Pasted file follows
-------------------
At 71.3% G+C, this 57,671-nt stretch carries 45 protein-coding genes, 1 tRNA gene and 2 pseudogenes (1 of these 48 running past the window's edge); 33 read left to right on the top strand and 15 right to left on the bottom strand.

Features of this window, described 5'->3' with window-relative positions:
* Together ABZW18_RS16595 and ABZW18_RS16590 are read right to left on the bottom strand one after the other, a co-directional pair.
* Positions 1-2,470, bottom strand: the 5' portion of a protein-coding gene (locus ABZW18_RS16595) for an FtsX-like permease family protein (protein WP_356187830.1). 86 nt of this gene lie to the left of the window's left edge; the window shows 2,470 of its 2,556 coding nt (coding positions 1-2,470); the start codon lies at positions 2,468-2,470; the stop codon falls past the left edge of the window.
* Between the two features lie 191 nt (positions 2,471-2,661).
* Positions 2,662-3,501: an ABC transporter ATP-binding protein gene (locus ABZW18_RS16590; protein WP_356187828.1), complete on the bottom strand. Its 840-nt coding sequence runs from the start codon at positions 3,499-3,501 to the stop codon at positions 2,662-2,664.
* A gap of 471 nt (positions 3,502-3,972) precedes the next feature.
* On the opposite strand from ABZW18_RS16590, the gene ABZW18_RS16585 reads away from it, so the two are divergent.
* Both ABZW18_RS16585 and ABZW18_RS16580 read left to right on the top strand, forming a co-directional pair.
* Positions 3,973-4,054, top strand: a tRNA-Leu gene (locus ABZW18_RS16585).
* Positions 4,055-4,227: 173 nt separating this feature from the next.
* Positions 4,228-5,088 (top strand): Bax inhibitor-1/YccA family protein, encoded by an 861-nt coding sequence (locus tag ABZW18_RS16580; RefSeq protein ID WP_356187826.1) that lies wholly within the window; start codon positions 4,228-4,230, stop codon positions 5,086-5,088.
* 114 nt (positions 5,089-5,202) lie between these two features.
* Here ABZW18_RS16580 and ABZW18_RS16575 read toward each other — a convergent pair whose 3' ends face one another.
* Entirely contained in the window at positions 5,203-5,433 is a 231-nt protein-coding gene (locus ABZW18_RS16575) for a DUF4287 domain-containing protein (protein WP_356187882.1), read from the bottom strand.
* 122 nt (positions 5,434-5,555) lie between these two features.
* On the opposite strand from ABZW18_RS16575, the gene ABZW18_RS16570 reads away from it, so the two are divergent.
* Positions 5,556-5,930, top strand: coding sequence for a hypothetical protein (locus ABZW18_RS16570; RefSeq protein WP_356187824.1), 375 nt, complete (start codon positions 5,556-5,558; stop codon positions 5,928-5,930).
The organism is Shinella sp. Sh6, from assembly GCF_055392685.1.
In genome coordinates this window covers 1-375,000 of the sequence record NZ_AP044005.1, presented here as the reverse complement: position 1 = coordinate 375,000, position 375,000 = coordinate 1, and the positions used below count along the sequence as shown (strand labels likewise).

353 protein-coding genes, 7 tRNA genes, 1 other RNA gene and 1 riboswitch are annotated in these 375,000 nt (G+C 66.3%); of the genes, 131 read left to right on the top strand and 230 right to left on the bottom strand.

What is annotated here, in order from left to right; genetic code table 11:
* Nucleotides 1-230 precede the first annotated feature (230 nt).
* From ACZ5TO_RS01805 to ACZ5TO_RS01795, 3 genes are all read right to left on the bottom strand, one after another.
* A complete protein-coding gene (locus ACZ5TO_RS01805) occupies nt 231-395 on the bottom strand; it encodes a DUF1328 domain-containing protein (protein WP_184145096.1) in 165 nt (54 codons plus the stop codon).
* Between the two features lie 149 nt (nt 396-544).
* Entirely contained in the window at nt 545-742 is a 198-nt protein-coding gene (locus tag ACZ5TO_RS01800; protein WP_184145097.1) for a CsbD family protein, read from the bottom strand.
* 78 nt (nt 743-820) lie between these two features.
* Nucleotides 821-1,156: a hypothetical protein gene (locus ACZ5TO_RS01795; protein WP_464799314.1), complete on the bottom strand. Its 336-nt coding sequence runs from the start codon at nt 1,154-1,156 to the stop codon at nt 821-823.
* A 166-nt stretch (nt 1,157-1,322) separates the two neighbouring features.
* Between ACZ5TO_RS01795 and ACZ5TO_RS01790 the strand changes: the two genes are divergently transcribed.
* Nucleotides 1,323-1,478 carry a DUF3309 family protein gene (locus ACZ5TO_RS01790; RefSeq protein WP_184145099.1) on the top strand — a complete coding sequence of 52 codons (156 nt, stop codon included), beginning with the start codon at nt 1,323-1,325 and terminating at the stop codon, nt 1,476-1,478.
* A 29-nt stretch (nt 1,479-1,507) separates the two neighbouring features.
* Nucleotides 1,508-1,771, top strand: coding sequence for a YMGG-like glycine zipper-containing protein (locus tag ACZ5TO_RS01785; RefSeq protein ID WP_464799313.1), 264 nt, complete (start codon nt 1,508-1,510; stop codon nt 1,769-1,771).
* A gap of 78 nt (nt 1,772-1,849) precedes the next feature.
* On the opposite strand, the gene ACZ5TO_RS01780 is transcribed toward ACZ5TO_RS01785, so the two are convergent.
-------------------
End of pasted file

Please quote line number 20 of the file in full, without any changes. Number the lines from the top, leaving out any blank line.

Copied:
In genome coordinates this window covers 1-375,000 of the sequence record NZ_AP044005.1, presented here as the reverse complement: position 1 = coordinate 375,000, position 375,000 = coordinate 1, and the positions used below count along the sequence as shown (strand labels likewise).